According to an Ipsos Apoyo poll published on Sunday by El Comercio, support for Humala fell four points since the a previous survey in July, and now stands at 29 percent, compared with 62 percent disapproval and 9 percent with no opinion.
The poll also reflected the same popular discontent that sent people into the streets last month to protest a controversial nomination process, in which the main parties divvied up top government posts. The poll found overwhelming disapproval of Congress (81 percent unfavorable, 11 percent in favor), the judiciary (78 vs 13 percent) and members of Humala’s cabinet (with no official receiving an approval rating over 25 percent).
When asked why they were dissatisfied with the administration, 64 percent responded “because he doesn’t fulfill promises/is a liar,” 53 percent said “because there is no citizen security/ there is crime,” and 38 percent claimed it was because “prices are increasing.”
To be sure, some of this is inherent to the nature of Peruvian politics. As political scientist Steven Levitsky notes, no Peruvian president since 1997 has passed the two-year benchmark in office and maintained an approval rating over 50 percent. By this time in their terms, previous presidents Alejandro Toledo and Alan Garcia were both rated several points lower than Humala.
Even still, such a low approval rating endangers the president’s policy agenda and makes it harder for him to get things done. And Humala appears to be keenly aware of this. Today’s La Republica reports that the administration is adopting a “change in strategy,” repairing ties with Humala’s opposition on both the left and right in the hope of staving off political isolation.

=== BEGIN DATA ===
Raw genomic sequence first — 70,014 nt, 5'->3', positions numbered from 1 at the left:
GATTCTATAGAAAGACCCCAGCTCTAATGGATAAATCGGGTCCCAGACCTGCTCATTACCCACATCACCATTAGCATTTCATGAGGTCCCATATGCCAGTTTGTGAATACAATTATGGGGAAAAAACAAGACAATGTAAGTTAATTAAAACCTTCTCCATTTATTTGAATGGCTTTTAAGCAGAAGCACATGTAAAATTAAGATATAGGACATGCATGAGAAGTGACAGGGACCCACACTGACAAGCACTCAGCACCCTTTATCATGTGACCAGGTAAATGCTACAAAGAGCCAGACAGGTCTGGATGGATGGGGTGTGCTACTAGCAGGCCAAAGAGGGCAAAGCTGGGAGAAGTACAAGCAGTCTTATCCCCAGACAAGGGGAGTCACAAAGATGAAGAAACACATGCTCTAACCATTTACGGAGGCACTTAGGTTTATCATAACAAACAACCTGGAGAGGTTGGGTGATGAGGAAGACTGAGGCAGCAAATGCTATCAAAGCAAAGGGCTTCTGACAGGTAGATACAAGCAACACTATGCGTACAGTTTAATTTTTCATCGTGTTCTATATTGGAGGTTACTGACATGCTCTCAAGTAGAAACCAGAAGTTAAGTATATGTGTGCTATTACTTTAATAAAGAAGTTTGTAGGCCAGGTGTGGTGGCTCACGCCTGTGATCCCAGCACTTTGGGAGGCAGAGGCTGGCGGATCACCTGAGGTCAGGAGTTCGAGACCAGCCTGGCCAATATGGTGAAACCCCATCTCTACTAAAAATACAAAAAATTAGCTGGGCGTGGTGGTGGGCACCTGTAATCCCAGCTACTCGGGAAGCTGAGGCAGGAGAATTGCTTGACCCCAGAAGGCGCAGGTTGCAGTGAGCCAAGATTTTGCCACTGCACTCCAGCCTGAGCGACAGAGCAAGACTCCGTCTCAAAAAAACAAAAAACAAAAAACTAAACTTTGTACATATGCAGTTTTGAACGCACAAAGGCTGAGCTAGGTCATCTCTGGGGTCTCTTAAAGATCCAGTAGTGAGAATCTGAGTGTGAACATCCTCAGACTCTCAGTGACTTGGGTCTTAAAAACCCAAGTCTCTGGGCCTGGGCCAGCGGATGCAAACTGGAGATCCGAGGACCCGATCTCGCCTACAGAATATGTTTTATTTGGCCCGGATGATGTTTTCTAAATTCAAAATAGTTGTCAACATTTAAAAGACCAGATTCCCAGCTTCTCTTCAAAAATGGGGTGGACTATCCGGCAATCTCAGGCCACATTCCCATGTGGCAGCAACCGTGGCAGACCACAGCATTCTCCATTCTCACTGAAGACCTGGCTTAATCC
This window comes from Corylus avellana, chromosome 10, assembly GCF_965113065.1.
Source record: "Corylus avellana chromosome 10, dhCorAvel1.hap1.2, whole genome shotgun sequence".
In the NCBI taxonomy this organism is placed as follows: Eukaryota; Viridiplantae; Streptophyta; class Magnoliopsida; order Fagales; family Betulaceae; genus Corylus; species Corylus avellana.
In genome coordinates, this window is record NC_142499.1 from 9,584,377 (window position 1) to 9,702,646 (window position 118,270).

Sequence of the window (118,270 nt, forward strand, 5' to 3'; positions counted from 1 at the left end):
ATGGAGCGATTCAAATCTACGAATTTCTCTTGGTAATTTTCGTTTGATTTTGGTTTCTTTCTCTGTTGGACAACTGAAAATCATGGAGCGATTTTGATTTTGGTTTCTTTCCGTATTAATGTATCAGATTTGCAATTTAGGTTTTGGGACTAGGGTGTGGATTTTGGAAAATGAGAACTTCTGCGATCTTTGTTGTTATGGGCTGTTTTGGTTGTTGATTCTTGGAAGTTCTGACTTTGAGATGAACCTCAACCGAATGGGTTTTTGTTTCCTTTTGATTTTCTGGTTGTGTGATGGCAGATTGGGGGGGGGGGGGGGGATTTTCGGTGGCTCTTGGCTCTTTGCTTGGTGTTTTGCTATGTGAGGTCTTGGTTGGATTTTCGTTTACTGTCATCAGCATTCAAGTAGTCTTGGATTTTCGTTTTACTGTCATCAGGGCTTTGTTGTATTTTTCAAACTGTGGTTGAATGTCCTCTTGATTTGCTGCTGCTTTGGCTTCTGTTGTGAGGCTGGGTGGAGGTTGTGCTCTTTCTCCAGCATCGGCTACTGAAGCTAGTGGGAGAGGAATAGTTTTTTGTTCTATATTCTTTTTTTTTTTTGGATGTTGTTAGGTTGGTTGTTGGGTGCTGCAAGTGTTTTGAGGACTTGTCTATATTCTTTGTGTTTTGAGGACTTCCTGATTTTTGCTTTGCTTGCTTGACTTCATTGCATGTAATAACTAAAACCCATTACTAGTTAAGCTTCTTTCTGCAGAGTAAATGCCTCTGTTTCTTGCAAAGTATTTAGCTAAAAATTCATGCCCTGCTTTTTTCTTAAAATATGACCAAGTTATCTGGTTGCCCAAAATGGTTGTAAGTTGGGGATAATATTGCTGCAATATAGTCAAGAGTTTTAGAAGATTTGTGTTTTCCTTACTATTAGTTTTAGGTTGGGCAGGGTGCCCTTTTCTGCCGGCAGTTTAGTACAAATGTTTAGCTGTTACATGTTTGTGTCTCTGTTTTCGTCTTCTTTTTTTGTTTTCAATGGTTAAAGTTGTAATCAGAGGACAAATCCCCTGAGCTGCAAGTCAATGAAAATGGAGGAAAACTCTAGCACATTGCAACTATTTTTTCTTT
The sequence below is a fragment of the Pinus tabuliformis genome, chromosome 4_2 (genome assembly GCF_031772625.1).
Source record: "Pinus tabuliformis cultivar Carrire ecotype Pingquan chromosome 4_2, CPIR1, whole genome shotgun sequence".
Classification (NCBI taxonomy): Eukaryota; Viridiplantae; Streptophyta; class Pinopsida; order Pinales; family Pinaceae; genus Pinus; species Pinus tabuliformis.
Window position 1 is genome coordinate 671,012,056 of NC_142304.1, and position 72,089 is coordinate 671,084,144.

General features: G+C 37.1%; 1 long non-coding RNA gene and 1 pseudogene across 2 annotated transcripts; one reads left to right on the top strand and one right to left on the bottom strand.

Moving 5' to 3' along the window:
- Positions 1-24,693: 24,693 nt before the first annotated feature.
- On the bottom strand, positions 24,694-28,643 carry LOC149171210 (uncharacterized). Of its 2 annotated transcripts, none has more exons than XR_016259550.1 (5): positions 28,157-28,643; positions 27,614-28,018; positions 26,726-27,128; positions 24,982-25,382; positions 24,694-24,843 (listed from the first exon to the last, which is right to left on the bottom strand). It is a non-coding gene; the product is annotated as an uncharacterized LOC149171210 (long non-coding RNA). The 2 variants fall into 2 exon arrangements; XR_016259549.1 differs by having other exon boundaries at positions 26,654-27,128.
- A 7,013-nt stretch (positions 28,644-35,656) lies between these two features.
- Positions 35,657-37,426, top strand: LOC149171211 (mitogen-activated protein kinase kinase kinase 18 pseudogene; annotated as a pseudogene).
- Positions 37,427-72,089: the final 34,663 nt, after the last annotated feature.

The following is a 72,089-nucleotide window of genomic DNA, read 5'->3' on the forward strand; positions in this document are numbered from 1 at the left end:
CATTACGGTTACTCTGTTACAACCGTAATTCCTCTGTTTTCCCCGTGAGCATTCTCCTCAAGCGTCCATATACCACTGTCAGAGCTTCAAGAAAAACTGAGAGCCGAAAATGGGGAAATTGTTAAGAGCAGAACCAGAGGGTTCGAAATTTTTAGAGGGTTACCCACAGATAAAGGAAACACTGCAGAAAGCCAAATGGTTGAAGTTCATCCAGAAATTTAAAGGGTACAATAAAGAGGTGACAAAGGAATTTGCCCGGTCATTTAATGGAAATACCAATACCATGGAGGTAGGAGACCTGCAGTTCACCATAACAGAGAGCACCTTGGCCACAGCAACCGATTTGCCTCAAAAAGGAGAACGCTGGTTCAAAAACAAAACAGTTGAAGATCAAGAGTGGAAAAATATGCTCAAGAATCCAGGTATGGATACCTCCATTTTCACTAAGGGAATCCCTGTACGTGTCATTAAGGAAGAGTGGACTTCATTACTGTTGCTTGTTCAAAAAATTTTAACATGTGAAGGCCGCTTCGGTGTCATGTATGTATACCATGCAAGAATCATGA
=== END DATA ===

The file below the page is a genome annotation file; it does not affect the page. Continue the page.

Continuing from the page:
One of the biggest challenges Humala faces in this process is opposition to Juan Jimenez, his cabinet chief. The Ipsos poll showed roughly 60 percent of the country held a negative opinion of him, and leaders of various political stripes have called for his immediate removal, but Jimenez has staunchly refused to resign and continues to have the full support of the president.
- Although many analysts expected OAS Secretary General Jose Miguel Insulza to leave this post and run for senator in Chile’s November elections, Insulza announced in an interview on Sunday that this is not the case. Saying “I am not a candidate for anything,” he reminded journalists that his mandate will not end until 2015, and he does not expect to return to Chile before then. BBC Mundo notes that today is the deadline for him to register as a candidate.
- On Saturday, the Mexican government announced that a military operation in the northeast of the country led to the arrest of Gulf Cartel head Mario Ramirez Treviño, alias “X20.” While the government refrained from giving details about the operation, El Universal reported that a major military presence and at least eight helicopters were spotted in the area in Tamaulipas state where Ramirez was captured. The operation marked the second arrest of a high-value target in little over a month, following the capture of Miguel Angel Treviño Morales, alias “Z-40” on July 15. As both the Associated Press and NYT point out, these operations suggest Mexican President Enrique Peña Nieto is continuing the U.S.-backed strategy of going after kingpins, which he had strongly opposed before taking office. At the same time, however, Peña Nieto’s security policies do not amount to a direct continuation of his predecessor’s. Steve Dudley of InSight Crime argues that the arrest of Zeta and Gulf leaders are in line with the president’s promise to prioritize most violent actors of Mexico’s criminal underworld.